In a further embodiment, an ADM can request the matching algorithm to run purely on behalf of the ADM. This embodiment is outlined in FIG. 10, where an ADM (AD member) enters his/her preferred ADM matching criteria at 800 and requests the matching algorithm to run at 820. The ADM ad is compared against each ABM wish list or selection thereof at 840. For each match that satisfies the ADM matching criteria, the respective wish list identifier number 245 and/or ABM's corresponding wish list is communicated to the respective ADM at 860. The ADM can use such wish lists to formulate or tailor more dealer ads. In a sense, the ADM is allowed by the software of the invention to fish for ABM's who have a desire to purchase automobiles from the ADM.

FIG. 12 shows the logic steps in another aspect of the present invention. An ADM creates or updates a dealer ad at 900. A search report is generated by comparing wish lists to the ADM's updated or created ad at 920. The processor 100 or suitable equivalent (such as, but not limited to, a server comprising a parallel array of, e.g., Alpha 64 bit processors, or a Sun Microsystems Enterprise server, or an Oracle 10g Grid Platform, etc.). The search report is communicated to the ADM at 940. The search report can comprise of a list of matches in ranked order of hits between fields entered by the ADM and ABMs. For example, the 20 top matches can be communicated to the ADM, e.g., the search report can include a list of wish list serial numbers 245 in ranked order, the ADM is then free to look up the wish lists, which should aid the ADM in further updating his/her dealer ads to generate even closer matches between the ADM's ads and ABMs wish lists. By an iterative process, the ADM can arrive at a set of dealer ads that offer the closest match between selected ABMs' wish lists and automobiles for sale, e.g., on the ADM's lot. For example, if a wish list desired a particular Isuzu SUV model and the ADM had that model on his/her lot, then the ADM could see if he/she can accommodate the price term most desired by a particular ABM as expressed in their wish list.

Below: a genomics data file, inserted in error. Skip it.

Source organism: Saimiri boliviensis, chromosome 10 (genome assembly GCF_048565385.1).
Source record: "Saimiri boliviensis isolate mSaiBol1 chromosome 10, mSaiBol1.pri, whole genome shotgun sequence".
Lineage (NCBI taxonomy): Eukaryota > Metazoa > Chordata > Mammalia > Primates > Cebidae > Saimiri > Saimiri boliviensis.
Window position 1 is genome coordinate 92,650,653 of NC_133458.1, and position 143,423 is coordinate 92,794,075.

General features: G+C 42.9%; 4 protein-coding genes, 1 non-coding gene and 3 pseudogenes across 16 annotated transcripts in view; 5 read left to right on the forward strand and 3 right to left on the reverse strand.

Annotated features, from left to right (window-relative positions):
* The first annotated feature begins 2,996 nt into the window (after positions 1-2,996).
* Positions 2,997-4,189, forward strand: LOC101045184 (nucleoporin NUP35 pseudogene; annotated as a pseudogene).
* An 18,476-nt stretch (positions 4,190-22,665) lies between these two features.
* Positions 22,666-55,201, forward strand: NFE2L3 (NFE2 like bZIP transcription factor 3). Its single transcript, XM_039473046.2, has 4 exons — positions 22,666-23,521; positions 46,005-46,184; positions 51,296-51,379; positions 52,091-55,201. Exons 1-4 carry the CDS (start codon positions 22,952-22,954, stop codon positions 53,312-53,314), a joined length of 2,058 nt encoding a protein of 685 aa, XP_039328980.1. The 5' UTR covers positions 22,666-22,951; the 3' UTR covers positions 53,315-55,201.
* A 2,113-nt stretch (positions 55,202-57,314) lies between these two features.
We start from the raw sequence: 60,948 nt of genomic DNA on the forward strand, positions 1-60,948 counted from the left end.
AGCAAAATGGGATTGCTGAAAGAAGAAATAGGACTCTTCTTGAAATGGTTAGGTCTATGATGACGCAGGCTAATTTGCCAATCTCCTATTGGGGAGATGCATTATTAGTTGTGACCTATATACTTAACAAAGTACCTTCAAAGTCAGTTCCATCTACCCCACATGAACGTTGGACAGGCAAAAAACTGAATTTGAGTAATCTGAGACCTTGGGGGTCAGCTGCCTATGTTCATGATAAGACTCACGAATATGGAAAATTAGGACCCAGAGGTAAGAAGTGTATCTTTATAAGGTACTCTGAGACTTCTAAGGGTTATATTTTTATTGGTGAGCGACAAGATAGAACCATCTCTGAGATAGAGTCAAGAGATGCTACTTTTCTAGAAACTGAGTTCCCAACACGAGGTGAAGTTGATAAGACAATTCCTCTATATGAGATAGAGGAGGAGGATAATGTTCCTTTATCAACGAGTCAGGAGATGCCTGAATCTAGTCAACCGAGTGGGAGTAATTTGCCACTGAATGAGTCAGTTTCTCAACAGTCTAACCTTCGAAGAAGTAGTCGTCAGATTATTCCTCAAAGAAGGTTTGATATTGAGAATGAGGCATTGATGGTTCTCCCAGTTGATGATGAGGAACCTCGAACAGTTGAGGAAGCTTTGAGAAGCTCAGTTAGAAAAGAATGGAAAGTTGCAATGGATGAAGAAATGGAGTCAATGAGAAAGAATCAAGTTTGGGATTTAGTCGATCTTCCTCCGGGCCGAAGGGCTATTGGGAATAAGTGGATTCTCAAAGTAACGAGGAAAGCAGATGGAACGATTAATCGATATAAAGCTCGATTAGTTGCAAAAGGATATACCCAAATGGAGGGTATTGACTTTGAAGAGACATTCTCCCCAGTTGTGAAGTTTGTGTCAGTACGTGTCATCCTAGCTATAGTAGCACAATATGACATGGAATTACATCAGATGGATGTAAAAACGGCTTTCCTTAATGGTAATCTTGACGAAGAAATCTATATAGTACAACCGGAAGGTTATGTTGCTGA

Still referring to FIG. 12, in response to the search report, the ADM decides at 960 whether to update or create further dealer ads. If the ADM decides his/her search report is OK, then the ADM can continue his/her activity at 980 otherwise the ADM can return to updating and/or creating new dealer ads at 900. FIG. 12 speaks to giving the ADM one or more chances to arrive at a situation where the ADM is likely to achieve sales on one or more of his/her automobiles.